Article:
The target population are women (N=300) with a clinical indication for laparoscopy according to endometriosis-related complaints with or without an unmet wish to have children.
Clinical cohort study
Participants will be recruited by a specialised centre of surgical endoscopy and endometriosis (Frauenklinik an der Elbe, Germany). Women with an appointment for laparoscopy and sufficient German language skills will be informed about the study by the receptionists of the ambulatory clinic and study psychologists by telephone.
Embedded study modules
Eligible and consenting patients will be informed about the interview and diary modules after completing the clinical cohort study’s baseline assessment (see the Procedure section). Interested women enter their contact data and will be contacted by the study team for an interview appointment.
Inclusion and exclusion criteria
Participants have to fulfil the following criteria to be included in the clinical cohort study and the embedded interview and diary modules: (1) age of 18 years at least, (2) endometriosis-related complaints with or without an unmet wish to have children, (3) good speaking and comprehension of the German language, (4) female sex, (5) informed consent for study participation, (6) indication for laparoscopy and (7) visually diagnosed endometriosis by clinicians. Exclusion criteria are (8) incomplete excision of endometrial tissue and (9) malignant biopsy result of endometrial tissue.
The required sample size was estimated a priori using the software G*Power.21 Based on the meta-analysis of Auer et al,2 reporting a small to a medium association between preoperative expectations and postoperative quality of life, we expected (1) a small to medium effect size for the main effect of preoperative expectation and (2) a small effect size for the interaction of preoperative expectations and time course over 26 weeks on endometriosis-related disability (primary outcome) in our study. As an approximative power analysis for individual growth modelling, we determined that a number of 287 participants would provide 90% power to detect an effect f2=0.03 in a multiple linear regression with 20 predictors and an α error rate of 0.05. Given that 20%–30% of women are non-responders,11 15 n=60–90 women are expected to report persisting symptoms and disability after laparoscopy. We assumed an attrition rate of 10% to obtain a rounded required sample size of N=330.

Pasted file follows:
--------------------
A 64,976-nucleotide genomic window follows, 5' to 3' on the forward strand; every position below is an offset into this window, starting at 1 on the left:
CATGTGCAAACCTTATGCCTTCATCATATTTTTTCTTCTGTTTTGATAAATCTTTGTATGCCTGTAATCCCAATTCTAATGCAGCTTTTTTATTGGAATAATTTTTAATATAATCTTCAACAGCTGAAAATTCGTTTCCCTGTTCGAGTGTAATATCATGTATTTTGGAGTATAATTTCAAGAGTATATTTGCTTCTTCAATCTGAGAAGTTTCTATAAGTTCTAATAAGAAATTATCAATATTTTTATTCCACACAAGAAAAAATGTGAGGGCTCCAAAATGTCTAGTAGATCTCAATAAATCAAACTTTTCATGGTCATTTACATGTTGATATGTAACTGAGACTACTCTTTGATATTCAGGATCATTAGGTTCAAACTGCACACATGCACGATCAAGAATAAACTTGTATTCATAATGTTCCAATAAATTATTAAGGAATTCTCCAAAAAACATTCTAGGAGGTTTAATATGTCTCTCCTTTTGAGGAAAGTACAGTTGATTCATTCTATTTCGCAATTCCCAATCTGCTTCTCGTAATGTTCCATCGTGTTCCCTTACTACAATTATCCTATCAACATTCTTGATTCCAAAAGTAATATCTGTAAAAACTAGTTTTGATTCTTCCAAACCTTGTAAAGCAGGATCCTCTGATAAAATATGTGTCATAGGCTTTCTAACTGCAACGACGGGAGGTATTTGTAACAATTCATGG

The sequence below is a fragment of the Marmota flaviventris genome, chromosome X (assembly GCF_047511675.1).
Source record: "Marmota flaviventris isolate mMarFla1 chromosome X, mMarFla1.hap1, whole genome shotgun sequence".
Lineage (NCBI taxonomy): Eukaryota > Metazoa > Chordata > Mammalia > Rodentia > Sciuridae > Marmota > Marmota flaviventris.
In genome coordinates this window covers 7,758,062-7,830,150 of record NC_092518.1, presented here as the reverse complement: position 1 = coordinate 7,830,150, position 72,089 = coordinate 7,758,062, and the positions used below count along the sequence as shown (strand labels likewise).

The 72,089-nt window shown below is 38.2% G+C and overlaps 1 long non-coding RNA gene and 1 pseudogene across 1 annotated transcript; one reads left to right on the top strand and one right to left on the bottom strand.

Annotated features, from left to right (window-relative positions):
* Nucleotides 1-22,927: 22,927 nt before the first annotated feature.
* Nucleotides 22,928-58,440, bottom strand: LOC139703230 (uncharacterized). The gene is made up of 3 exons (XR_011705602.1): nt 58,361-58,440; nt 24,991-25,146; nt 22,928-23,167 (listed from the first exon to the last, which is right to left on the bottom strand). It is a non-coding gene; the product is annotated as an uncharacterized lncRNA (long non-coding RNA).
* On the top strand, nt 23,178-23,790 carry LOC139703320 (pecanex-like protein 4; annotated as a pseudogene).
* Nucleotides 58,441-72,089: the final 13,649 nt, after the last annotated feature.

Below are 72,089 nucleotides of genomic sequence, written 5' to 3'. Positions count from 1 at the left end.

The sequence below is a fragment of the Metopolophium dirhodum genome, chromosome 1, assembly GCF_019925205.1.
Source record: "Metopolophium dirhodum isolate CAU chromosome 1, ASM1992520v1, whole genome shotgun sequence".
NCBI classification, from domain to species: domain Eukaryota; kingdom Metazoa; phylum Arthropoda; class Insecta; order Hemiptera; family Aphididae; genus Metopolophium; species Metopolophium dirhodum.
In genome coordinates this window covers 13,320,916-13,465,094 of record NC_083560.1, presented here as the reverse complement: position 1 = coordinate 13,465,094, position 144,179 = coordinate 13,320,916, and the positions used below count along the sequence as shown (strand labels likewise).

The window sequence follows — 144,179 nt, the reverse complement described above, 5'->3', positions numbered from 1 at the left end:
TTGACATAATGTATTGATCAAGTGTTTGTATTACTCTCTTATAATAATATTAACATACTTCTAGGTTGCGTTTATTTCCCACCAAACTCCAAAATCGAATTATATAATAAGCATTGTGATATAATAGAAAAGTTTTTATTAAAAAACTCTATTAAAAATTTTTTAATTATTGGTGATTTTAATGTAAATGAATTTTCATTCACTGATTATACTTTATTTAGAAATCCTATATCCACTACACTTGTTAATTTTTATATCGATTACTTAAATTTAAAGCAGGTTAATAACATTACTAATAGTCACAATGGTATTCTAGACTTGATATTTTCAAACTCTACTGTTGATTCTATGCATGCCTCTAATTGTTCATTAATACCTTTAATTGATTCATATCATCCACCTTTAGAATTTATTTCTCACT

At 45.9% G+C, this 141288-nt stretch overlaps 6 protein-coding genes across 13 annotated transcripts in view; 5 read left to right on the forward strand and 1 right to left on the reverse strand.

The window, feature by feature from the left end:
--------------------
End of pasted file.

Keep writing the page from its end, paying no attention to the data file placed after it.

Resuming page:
Clinical cohort study
The assessments will be conducted online over 12 months, including one preoperative baseline assessment (T0), seven postoperative monthly assessments (T1–T7) and a follow-up assessment (T8) at 54 weeks (ie, 12 months) after laparoscopy (see figure 1). In addition, surgeons will document endometriosis-related medical characteristics and relevant information about surgery within a case report form (CRF).
First, eligible women receive the link to the baseline assessment (T0) with their confirmation date for laparoscopy by receptionists of the endometriosis centre. Study information is given after clicking on this link, and study-related questions are answered via telephone or email by the study team. Second, written online informed consent is obtained. Third, eligibility criteria (eligibility screening S1) are confirmed: age of 18 years and older and endometriosis-related complaints with or without an unmet wish to have children. Fourth, participants complete the baseline assessment (T0) (lasting approximately 15–20 min). On the day of surgery, participants receive written study information, provide contact data and sign an exemption from confidentiality for the CRF. After the laparoscopy, surgeons fill out the CRF, which is used for the second screening (eligibility screening S2). Participants ultimately remain included if the following criteria are fulfilled: visually diagnosed endometriosis, complete excision and benign histology. Participants who do not fulfil the S2 criteria will be excluded from the study. A total of eight postoperative assessments take place at the measuring points 2 weeks (T1), six times 4 weekly (T2–7), including the primary endpoint at T7 and 54 weeks as a follow-up (T8) after surgery (each lasting approximately 5–8 min).
Embedded interview module
The interview module takes place 1 week before (preoperative, interview I) and 2.5 months after laparoscopy (postoperative, interview II). Each interview lasts approximately 20–25 min and is audio recorded by study psychologists.
Embedded diary module
The 30-day diary module starts 2 weeks after laparoscopy. Participants will be prompted every evening for 30 consecutive days to rate their endometriosis-related complaints, disability, pain medication and expectations using single items (lasting approximately 3 min). The diary assessment starts and ends with a status measurement (T1a and T1b, respectively). Assessments will take place with a customised smartphone application (m-Path) that will be applied to personal or study-provided smartphones, depending on participants’ preferences.
Primary outcome measure